To Tired of it in SF from Former Threesome Member:
Congratulations on your threesome working out ...as you can tell by
my signature, mine didn't. I had the same situation with reversed genders. Most
likely, your friend's right that she can't talk to anyone (make that anyone
conventional) about it, and they do NOT understand. At least, not without them
automatically flipping out from their own jealousy and having it color their
responses, which usually leads to "You must be monogamous, good riddance!" type
talk that she doesn't want to hear.
Good for you for being there for her when others, well, don't cut the mustard.
As for three months: well, she did get hurt by two people who are presumably
still together (right?), and she isn't with them. This is something that happened
with my threesome: boyfriend and co-girlfriend hadn't been getting along well
for a few months, and he dumped her. Naturally, she couldn't bear the thought
of me still being together with him (until he decided that I wasn't right for
him, sigh), and I didn't hear from her until he dumped me as well. To this day
(I'm attempting friendship with the both of them), she doesn't want to hear
about him at all. And your friend doesn't even have someone who's been there
to sympathize with. Knowing people she loves are still together (when she isn't
with them) is probably driving her nuts.
As for hiding your situation because of things like this happening: Don't bother.
Seeing how many people wanted to try out my situation after hearing it (an emphatic
NONE), I don't think that's a huge risk you need to worry about. Though "freaking
out the normals" was a fun one to deal with, too. The one good thing about being
dumped from this is that I no longer have to explain the situation, and no,
I'm really not jealous, and my boyfriend is NOT evil, and no, I'm not jealous,
and no, I really don't burn for monogamy deep down and am just putting up with
this, and no, I'm not jealous...
You get the picture. But that one's up to you. I wish you luck. And thank you,
BG, for not automatically making judgments such as the ones I mentioned above.
To Morgan from Terminally Single Guy:
BG's words are dead-on, and as an addendum, I want to say that Morgan, you
certainly describe yourself as a wonderful person. Realize that some people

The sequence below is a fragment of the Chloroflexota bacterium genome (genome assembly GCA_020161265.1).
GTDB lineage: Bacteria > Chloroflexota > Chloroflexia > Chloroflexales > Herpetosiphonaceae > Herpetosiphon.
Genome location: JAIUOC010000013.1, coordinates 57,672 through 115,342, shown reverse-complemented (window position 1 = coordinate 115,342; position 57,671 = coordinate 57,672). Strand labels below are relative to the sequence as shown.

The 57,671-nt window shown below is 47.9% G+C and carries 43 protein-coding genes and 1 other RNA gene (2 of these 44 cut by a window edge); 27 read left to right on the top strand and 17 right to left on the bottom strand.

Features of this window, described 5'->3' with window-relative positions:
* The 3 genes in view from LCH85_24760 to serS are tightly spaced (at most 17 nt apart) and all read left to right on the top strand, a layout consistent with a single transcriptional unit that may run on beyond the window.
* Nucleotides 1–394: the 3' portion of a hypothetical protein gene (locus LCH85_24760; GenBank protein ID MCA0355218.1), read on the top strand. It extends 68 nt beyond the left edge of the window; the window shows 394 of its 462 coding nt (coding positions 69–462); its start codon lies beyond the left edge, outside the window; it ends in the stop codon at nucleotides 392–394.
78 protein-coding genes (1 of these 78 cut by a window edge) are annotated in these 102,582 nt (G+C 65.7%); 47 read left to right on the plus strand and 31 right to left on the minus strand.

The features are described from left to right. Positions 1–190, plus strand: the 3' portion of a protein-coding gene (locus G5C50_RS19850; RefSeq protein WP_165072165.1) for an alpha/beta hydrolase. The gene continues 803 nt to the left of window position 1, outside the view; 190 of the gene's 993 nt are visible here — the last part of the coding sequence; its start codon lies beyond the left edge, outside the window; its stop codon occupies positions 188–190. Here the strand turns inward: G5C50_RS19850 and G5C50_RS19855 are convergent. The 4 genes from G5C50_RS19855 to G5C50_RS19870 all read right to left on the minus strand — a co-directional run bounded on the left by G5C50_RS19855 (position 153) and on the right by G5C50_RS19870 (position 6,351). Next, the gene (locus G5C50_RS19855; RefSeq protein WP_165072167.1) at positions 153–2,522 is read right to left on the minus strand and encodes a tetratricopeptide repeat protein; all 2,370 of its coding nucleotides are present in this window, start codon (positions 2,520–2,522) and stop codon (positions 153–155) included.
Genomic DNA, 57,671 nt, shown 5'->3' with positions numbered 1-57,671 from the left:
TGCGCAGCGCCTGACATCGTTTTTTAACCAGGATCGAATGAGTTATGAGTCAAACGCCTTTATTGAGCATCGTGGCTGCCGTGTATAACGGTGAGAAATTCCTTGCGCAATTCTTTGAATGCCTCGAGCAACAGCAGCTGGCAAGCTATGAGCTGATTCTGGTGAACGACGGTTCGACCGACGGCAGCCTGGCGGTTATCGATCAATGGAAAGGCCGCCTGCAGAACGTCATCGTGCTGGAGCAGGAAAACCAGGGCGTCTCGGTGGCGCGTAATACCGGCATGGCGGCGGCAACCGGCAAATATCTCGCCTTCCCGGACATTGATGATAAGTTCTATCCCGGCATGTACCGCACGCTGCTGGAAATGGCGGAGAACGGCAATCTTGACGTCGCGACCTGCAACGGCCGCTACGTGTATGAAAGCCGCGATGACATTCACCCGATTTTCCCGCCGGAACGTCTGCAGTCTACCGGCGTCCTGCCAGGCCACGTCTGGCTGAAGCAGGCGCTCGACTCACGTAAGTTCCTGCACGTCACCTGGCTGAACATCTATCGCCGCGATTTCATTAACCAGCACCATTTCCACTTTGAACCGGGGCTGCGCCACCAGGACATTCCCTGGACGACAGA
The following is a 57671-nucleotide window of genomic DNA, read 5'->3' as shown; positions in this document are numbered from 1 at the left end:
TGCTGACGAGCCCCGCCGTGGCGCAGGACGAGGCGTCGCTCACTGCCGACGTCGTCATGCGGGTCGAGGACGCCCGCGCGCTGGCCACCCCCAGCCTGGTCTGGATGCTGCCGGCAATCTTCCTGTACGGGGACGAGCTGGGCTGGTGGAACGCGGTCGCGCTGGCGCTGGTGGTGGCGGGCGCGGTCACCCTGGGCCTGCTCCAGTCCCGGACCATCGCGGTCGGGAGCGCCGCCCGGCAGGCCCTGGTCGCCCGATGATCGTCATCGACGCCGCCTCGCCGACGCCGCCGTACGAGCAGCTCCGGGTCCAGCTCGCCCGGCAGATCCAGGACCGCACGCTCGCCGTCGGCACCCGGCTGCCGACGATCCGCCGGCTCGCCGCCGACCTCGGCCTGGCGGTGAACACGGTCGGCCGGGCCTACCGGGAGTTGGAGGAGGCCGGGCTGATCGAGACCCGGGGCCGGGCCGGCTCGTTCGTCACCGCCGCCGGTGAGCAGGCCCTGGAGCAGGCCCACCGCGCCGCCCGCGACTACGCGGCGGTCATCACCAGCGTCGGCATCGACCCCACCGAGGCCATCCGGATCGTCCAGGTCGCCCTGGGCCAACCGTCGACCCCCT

cannot recognize or appreciate a good person, and you can't let those people
mess with you. This guy obviously is unable to appreciate having someone like
you in his life, so let him go chase after his next mommy to take care of while
you seek out a guy who can actually appreciate a person who isn't needy. Point
being: you know you are a good person, but not everyone else will be
able to learn that. (As an aside, BG, I still read every week, even though you
haven't heard from me lately. You do a great job, keep it up. If only every
girl out there would follow your sage advice, I might not be terminally single.)
BG responds: Or if every girl/guy out there would choose pseudonym-prophecies
they actually want themselves to fulfill. ;)
To Forever Aggressive from Sandra:
Man, I am so you. Because I've been pretty much trapped in a "man's
world" (pure sciences), I've sorta had to learn to be aggressive and assertive
for anyone to take me seriously. Result? I'm competitive, combative, aggressive,
So far, I've dated the really nice (easily dominated) and really stupid (as
competitive as I, but want to stomp on me) guys. Either way, these guys all
want the same thing: for me to be assertive and extroverted, while, at the same
time, a cute decoration for parties. Eventually, they move on to someone who's
easier to deal with, and I'm stuck feeling like a novelty act.
That was until the last guy I dated made me feel much better. Sure, in the
end we broke up, but for unrelated reasons (incompatible values regarding marriage).
This guy thought it was super-duper that I was assertive. He envied the fact
that I could stand up for what I wanted and make myself heard. He loved the
fact that I would ask for the bill when the waiter was being lazy and would
demand proper service. But he still understood that there were days where I'd
bawl like a baby because some jerk had put me down and that I'd get so stressed
out that I desperately needed chocolate and a hug. It was great! And the best
thing was that this guy made me realize that it's OK to be all strong and that
any guy who runs whining is just too weak to deal. And, frankly, if you have
to walk on eggshells for someone and deny who you are to make them love you,
then it isn't really worth it.
Don't compromise who you are for a guy.
To Anna K. from JadeSpark:
I know exactly what you are going through. I am also 31 and have been alone
for the last four years. I know how tough it is, especially around the holidays.
However, the one thing that has kept me sane might be of help to you. Keep reminding
yourself that it is better to have no romantic relationship at all than be in
a romantic relationship that is making you unhappy. In the meantime, until you
soulmate turns up in your life, make yourself priority #1. Do things for yourself
that make you feel good and build up your self esteem. Start to pursue you own
interests in your spare time. Not for the purpose of "meeting someone,"
but for your own enjoyment. Build up a group of single female friends and have